If you’re deciding what to do, you need to know what’s going on.
Knowledge of what is happening in a given area – a building, airspace, a human body – can make the difference between a successful critical intervention and disaster. Finding that out, though, is not always easy.
Monitoring for specific changes or content takes tools and infrastructure. The tools we use today – to monitor for greenhouse gas emission from a manufacturing plant, for example, or insulin in a diabetic’s blood – are limited, and often intrusive, unwieldy and expensive.
So we need a way to monitor more extensively, conveniently, and accurately.
One area of research that shows great promise is photonics – sensing changes in an area using light.
Different gases – and gases at different densities – absorb different amounts of light, at different wavelengths. Measure the exact spectrum of light that a gas absorbs, and it’s fairly easy to work out what the gas is and how much of it is there.
Most useful for this purpose is light in the middle of the infrared range, because it matches well with the frequencies at which gas molecules vibrate. Such systems can spot a gas even at concentrations as low as a few parts per billion, allowing detection of a tiny leak even in a huge area.
So they can be put to use in manufacturing plants, checking for emissions, toxic leaks and volatile organic compounds. Environmental agencies can use them to monitor greenhouse gas emissions; and breath analyzers can help diagnose diabetes or cancer.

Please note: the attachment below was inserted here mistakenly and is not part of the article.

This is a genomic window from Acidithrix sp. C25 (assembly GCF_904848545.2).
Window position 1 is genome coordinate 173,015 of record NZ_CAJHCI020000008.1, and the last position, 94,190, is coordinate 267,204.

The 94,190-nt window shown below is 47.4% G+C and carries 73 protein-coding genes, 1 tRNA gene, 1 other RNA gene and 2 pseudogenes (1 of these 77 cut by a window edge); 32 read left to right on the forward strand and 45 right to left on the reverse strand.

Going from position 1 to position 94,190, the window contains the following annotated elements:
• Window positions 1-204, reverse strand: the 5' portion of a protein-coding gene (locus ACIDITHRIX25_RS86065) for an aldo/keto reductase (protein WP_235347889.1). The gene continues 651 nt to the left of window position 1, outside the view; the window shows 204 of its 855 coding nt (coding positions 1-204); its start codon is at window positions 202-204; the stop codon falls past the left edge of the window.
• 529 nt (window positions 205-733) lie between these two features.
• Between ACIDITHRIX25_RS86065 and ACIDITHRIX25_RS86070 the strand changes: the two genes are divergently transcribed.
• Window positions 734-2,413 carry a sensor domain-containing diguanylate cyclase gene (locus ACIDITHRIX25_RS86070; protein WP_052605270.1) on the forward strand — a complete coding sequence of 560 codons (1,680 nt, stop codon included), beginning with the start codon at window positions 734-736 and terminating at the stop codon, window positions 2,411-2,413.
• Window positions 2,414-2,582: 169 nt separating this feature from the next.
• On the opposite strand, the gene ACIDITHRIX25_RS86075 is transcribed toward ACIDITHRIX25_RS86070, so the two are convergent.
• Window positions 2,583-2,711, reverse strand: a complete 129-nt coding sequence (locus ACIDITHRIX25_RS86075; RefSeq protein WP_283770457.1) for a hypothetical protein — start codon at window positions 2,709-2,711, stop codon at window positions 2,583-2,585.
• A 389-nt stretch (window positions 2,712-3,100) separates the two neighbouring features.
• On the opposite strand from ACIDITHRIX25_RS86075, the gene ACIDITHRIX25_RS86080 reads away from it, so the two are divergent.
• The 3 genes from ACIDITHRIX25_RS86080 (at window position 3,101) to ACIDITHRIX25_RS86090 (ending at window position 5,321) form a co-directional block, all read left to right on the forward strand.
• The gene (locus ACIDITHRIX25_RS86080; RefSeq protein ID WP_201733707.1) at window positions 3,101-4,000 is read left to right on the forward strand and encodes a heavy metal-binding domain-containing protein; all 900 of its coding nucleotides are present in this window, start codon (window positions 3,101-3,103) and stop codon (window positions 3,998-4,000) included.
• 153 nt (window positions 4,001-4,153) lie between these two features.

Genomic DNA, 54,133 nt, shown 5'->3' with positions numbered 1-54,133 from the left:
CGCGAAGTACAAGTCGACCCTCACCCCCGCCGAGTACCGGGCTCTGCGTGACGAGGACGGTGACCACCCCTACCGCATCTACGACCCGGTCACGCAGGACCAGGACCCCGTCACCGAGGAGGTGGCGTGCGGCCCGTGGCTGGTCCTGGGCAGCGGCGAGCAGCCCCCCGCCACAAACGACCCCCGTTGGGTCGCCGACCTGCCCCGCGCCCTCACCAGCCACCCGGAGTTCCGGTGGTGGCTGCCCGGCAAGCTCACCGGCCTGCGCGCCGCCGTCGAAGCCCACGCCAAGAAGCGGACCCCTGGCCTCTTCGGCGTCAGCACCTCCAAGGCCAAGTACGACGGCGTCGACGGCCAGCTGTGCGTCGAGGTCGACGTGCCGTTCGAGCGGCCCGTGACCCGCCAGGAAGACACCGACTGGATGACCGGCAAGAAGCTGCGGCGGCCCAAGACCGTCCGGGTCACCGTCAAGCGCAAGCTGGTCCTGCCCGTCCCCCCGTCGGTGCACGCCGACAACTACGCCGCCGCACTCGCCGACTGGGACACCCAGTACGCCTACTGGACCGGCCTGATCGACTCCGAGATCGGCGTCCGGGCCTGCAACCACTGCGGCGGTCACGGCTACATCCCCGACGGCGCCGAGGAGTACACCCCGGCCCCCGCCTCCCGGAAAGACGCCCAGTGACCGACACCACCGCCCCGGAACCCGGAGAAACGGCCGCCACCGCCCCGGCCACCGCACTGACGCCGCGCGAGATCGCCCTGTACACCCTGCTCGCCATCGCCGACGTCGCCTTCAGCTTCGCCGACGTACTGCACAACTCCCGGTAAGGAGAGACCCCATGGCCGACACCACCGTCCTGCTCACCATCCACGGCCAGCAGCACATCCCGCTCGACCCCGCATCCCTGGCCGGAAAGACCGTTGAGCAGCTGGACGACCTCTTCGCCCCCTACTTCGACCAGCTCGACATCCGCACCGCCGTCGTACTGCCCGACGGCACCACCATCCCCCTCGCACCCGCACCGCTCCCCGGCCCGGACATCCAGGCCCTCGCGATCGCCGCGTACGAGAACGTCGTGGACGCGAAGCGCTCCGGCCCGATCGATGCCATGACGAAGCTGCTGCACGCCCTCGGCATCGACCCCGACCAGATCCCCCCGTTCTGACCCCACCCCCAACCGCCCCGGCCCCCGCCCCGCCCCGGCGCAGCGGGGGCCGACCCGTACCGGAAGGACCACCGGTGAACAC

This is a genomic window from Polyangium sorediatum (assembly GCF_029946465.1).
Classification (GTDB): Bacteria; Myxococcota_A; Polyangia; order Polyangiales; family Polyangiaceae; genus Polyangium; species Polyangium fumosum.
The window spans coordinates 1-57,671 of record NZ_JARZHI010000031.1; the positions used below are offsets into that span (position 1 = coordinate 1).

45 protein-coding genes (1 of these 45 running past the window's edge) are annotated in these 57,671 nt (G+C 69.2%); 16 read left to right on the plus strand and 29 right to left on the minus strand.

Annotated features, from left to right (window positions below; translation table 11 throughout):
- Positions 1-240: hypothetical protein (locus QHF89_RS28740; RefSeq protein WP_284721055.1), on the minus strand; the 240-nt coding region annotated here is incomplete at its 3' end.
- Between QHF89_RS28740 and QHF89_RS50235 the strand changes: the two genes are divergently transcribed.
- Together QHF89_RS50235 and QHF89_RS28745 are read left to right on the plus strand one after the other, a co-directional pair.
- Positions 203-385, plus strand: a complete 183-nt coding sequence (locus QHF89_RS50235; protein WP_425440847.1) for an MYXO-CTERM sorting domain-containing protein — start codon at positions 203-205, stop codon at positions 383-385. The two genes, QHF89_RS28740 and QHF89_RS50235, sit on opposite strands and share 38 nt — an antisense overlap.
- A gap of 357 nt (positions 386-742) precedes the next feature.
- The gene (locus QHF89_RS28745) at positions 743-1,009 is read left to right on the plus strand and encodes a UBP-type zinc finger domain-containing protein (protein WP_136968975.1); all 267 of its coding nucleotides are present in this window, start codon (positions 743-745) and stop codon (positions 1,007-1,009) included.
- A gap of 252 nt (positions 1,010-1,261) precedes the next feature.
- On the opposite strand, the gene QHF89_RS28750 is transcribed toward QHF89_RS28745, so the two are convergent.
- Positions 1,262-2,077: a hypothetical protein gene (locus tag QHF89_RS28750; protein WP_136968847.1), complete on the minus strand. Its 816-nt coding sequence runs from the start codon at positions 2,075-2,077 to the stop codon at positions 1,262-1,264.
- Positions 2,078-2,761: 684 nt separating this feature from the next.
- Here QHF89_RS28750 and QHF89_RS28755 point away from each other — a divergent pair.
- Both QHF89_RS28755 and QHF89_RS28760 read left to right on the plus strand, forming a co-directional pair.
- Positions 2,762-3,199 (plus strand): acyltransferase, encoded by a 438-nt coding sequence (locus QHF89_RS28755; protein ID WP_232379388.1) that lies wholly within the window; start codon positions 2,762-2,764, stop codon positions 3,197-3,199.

One recent estimate put the global market for such sensors at more than half a billion dollars last year, and predicted it could expand tenfold to $5bn by 2018.
They could help Abu Dhabi, too. The Abu Dhabi Water and Environment Authority (ADWEA) and the Environmental Agency of Abu Dhabi (EAD) are keen to improve air quality, and to that end plan to monitor greenhouse gases, ozone and particulates near power and manufacturing plants in line with the ambitious environmental goals of Abu Dhabi Vision 2030. Mid-IR sensing technology could also help Abu Dhabi residents stay healthy. Wearable infrared sensors could check for motion, breathe and vital signs to signal local medical care in adverse and emergency situations.
But a huge hurdle remains, both to the global industry and to Abu Dhabi’s aims: current mid-IR sensors are far too expensive for many of the uses to which they could be put.
One way of bringing the price down would be to make a photonic sensor- on-a-chip, which would be far cheaper to make, package, and power than current multi-chip based sensors.
So far, the big bottleneck to a fully integrated photonic sensor is in integrating the light source with the other components – impossible with current materials. Research I lead at the Masdar Institute is trying to do exactly that, developing next-generation mid-IR lasers based on a glass material that can be fabricated at low temperatures on to electronics and detector arrays – hence an integrated light source. Combining all the photonic components – a light source, detector, and signal processing circuitry – on a single chip would reduce cost, manpower and packaging (which alone can be half the total cost).
The chip would also use less energy, as it would avoid having to transmit light from one chip to another. That way, we can add more functionality – putting several lasers on a single chip, for example.
Single chips would be more reliable, and could be fabricated in batches, cutting the cost and the environmental footprint still further. With this research, the Masdar Institute hopes to bring a significant improvement in health, environment and safety and sustainability not only in the UAE, but worldwide.
Dr. Clara Dimas is assistant professor of Microsystems Engineering at Masdar Institute of Science and Technology.